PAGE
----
Finance Leaders Play Down Differences With Trump Over Trade

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Global finance leaders are playing down differences over free trade with President Donald Trump, saying there is wide agreement that globalization delivers stronger economic growth.

But officials at the spring meetings of the World Bank and International Monetary Fund warned that too many people have been left behind at a time when low-wage competition and automation have reduced factory jobs in the world's wealthy economies.

If more isn't done, "we will see more protectionism and countries retreating from globalization," said Germany's finance minister, Wolfgang Schaeuble. He commented after a meeting of the finance ministers and central bankers of the Group of 20, which represents the biggest global economies. Germany is chairing the group this year.

At a news conference Friday, Schaeuble dodged questions about whether other G-20 officials expressed concerns about Trump's America First trade rhetoric.

Later Friday, Japanese Finance Minister Taro Aso told reporters that "the basic principle of free trade will always be upheld" because policymakers, even in the United States, realize it is in the national interest.

The comments came a day after Trump ordered his Commerce Department to investigate whether steel imports posed a threat to U.S. national security. The move could lead the United States to impose tariffs on steel.

Treasury Secretary Steven Mnuchin repeated a call for the IMF to police the currency markets and call out countries that undervalue their currencies to gain an unfair price advantage for their exporters.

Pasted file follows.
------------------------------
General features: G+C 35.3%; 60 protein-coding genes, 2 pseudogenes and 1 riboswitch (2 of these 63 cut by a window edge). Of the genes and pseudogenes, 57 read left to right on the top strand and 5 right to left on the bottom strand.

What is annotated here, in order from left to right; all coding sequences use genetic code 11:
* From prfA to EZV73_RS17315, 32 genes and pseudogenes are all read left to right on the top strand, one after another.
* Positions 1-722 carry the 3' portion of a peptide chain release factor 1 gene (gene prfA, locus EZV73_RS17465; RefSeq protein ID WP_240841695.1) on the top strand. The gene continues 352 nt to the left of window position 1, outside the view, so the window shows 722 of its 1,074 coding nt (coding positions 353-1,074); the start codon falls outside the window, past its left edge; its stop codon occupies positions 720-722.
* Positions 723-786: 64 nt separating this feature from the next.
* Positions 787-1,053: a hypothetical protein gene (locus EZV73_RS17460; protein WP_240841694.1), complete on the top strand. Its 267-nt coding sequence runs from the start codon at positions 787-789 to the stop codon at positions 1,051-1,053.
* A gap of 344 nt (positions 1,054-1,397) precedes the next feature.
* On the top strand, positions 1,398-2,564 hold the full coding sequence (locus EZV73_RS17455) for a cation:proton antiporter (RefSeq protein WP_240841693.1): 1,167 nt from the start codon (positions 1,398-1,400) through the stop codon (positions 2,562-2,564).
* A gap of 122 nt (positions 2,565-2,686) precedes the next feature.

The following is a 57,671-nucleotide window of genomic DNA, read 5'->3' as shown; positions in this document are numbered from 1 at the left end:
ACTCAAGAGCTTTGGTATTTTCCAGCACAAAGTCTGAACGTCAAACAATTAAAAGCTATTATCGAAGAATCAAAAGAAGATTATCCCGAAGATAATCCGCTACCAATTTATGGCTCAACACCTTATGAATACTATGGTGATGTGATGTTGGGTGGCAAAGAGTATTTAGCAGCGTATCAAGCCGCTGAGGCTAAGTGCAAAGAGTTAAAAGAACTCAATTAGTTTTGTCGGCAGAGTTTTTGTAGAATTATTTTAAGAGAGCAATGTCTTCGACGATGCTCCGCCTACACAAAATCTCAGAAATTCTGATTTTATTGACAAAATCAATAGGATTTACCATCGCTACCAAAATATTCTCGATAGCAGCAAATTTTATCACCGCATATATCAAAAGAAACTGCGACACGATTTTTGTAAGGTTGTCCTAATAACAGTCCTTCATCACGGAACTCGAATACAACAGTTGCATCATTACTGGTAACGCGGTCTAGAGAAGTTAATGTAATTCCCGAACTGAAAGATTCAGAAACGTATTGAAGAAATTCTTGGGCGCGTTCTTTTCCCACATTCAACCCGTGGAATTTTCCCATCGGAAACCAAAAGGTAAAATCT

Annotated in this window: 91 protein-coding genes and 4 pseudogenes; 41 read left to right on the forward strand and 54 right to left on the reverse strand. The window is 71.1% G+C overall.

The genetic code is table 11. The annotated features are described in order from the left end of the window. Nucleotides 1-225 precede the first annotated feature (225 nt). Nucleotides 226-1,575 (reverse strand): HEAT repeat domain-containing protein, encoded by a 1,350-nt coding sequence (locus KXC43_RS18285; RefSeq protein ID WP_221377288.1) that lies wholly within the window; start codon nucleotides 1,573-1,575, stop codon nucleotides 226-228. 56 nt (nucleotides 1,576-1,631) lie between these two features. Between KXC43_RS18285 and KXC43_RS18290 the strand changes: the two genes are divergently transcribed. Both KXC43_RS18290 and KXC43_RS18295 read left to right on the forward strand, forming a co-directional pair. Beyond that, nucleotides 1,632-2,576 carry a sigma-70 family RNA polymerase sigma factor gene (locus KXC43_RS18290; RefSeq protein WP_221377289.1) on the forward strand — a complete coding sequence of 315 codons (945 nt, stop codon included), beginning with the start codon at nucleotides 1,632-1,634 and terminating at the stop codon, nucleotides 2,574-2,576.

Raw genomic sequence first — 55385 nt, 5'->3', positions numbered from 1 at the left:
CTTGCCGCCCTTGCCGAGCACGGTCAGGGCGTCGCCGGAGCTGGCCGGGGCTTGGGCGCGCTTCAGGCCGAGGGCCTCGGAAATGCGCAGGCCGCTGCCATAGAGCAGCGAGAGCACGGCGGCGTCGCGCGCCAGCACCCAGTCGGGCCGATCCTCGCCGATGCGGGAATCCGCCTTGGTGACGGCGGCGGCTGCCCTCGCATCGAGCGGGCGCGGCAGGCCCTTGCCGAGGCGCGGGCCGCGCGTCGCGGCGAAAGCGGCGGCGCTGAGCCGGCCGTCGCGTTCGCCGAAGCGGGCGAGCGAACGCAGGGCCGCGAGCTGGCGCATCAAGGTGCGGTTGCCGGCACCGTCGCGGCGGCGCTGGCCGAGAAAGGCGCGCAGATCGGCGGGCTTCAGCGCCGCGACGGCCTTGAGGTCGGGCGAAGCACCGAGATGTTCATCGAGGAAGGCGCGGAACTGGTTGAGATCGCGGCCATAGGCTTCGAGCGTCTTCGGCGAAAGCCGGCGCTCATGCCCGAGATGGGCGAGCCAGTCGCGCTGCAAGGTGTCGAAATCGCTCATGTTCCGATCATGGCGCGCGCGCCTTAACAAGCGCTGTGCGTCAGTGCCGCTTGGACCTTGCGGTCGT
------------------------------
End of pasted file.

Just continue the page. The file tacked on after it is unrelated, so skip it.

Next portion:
The G-20, at a meeting last month in Germany, dropped a pledge to oppose trade protectionism amid pushback from the Trump administration, which says trade policy needs to more clearly benefit American companies and workers.

But in Washington this week, IMF chief Christine Lagarde and World Bank President Jim Yong Kim talked up the benefits of unfettered global trade. Lagarde described protectionist measures as "self-inflicted wounds" that hobble economic growth.

Japan's Aso praised Mnuchin as having a better grasp of free trade than his predecessor Jacob Lew, whom he described as more expert on budgetary matters. Aso noted that Mnuchin has a direct communication route to the president and "has a good understanding of what's needed."

Aso tried to make the case for a trade deal involving the U.S., Japan and 10 other Pacific Rim countries. It was negotiated by the Obama administration but rejected by Trump almost immediately after he took office in January. His administration has signaled that it prefers to negotiate with countries one on one rather than pursuing broader regional trade pacts.

Aso said there was no guarantee a bilateral trade deal with Japan would be better for the U.S. The more countries that are involved, he said, the easier it is find ways to "balance the gains and losses."

The G-20 finance officials generally agreed with the IMF's assessment in its latest economic outlook — that global growth should pick up this year, helped by improving conditions in the United States and China, the world's two biggest economies.

But there are risks to the sunny outlook. Schaeuble warned that economic policymakers needed "to prepare ourselves" for the end of easy money policy from the world's central banks.

In the U.S., the Federal Reserve has raised short-term interest rates twice since December, is on target for more increases this year and is weighing whether to begin selling part of its vast portfolio of bonds, a move that also could drive up rates.

Rising interest rates in the United States could drive up the dollar, hurt American exporters and squeeze foreign borrowers who took out loans they have to repay in the U.S. currency.